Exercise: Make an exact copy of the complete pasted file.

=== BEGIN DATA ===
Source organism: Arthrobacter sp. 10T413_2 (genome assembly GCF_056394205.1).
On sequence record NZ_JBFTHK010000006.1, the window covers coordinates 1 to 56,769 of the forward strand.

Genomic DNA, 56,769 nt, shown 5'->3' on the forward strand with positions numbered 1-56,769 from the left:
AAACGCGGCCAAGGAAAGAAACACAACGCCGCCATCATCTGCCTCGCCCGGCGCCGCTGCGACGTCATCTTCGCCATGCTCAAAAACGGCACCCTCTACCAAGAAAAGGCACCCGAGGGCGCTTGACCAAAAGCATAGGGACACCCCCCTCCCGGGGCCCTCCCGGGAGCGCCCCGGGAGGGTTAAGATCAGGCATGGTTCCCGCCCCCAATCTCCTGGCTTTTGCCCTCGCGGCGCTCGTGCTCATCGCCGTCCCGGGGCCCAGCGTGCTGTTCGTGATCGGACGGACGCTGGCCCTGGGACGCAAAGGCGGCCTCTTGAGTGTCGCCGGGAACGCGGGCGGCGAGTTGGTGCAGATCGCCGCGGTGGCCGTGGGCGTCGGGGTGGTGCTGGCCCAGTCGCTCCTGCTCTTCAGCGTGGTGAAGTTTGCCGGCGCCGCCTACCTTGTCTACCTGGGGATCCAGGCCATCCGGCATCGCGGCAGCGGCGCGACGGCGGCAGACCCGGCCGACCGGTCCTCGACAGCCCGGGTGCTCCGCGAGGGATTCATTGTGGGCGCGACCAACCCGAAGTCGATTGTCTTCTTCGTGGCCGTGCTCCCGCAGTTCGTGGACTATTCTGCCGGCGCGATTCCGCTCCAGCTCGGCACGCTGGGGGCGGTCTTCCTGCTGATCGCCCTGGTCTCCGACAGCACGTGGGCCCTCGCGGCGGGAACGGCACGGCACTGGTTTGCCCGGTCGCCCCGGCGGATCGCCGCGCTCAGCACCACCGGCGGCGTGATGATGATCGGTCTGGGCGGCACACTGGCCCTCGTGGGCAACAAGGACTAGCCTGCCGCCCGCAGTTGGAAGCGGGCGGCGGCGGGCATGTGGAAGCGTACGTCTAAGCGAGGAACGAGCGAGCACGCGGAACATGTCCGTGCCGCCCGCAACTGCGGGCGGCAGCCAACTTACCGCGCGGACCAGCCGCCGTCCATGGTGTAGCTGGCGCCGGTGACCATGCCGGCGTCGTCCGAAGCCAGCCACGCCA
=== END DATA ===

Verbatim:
Source organism: Arthrobacter sp. 10T413_2 (genome assembly GCF_056394205.1).
On sequence record NZ_JBFTHK010000006.1, the window covers coordinates 1 to 56,769 of the forward strand.

Genomic DNA, 56,769 nt, shown 5'->3' on the forward strand with positions numbered 1-56,769 from the left:
AAACGCGGCCAAGGAAAGAAACACAACGCCGCCATCATCTGCCTCGCCCGGCGCCGCTGCGACGTCATCTTCGCCATGCTCAAAAACGGCACCCTCTACCAAGAAAAGGCACCCGAGGGCGCTTGACCAAAAGCATAGGGACACCCCCCTCCCGGGGCCCTCCCGGGAGCGCCCCGGGAGGGTTAAGATCAGGCATGGTTCCCGCCCCCAATCTCCTGGCTTTTGCCCTCGCGGCGCTCGTGCTCATCGCCGTCCCGGGGCCCAGCGTGCTGTTCGTGATCGGACGGACGCTGGCCCTGGGACGCAAAGGCGGCCTCTTGAGTGTCGCCGGGAACGCGGGCGGCGAGTTGGTGCAGATCGCCGCGGTGGCCGTGGGCGTCGGGGTGGTGCTGGCCCAGTCGCTCCTGCTCTTCAGCGTGGTGAAGTTTGCCGGCGCCGCCTACCTTGTCTACCTGGGGATCCAGGCCATCCGGCATCGCGGCAGCGGCGCGACGGCGGCAGACCCGGCCGACCGGTCCTCGACAGCCCGGGTGCTCCGCGAGGGATTCATTGTGGGCGCGACCAACCCGAAGTCGATTGTCTTCTTCGTGGCCGTGCTCCCGCAGTTCGTGGACTATTCTGCCGGCGCGATTCCGCTCCAGCTCGGCACGCTGGGGGCGGTCTTCCTGCTGATCGCCCTGGTCTCCGACAGCACGTGGGCCCTCGCGGCGGGAACGGCACGGCACTGGTTTGCCCGGTCGCCCCGGCGGATCGCCGCGCTCAGCACCACCGGCGGCGTGATGATGATCGGTCTGGGCGGCACACTGGCCCTCGTGGGCAACAAGGACTAGCCTGCCGCCCGCAGTTGGAAGCGGGCGGCGGCGGGCATGTGGAAGCGTACGTCTAAGCGAGGAACGAGCGAGCACGCGGAACATGTCCGTGCCGCCCGCAACTGCGGGCGGCAGCCAACTTACCGCGCGGACCAGCCGCCGTCCATGGTGTAGCTGGCGCCGGTGACCATGCCGGCGTCGTCCGAAGCCAGCCACGCCA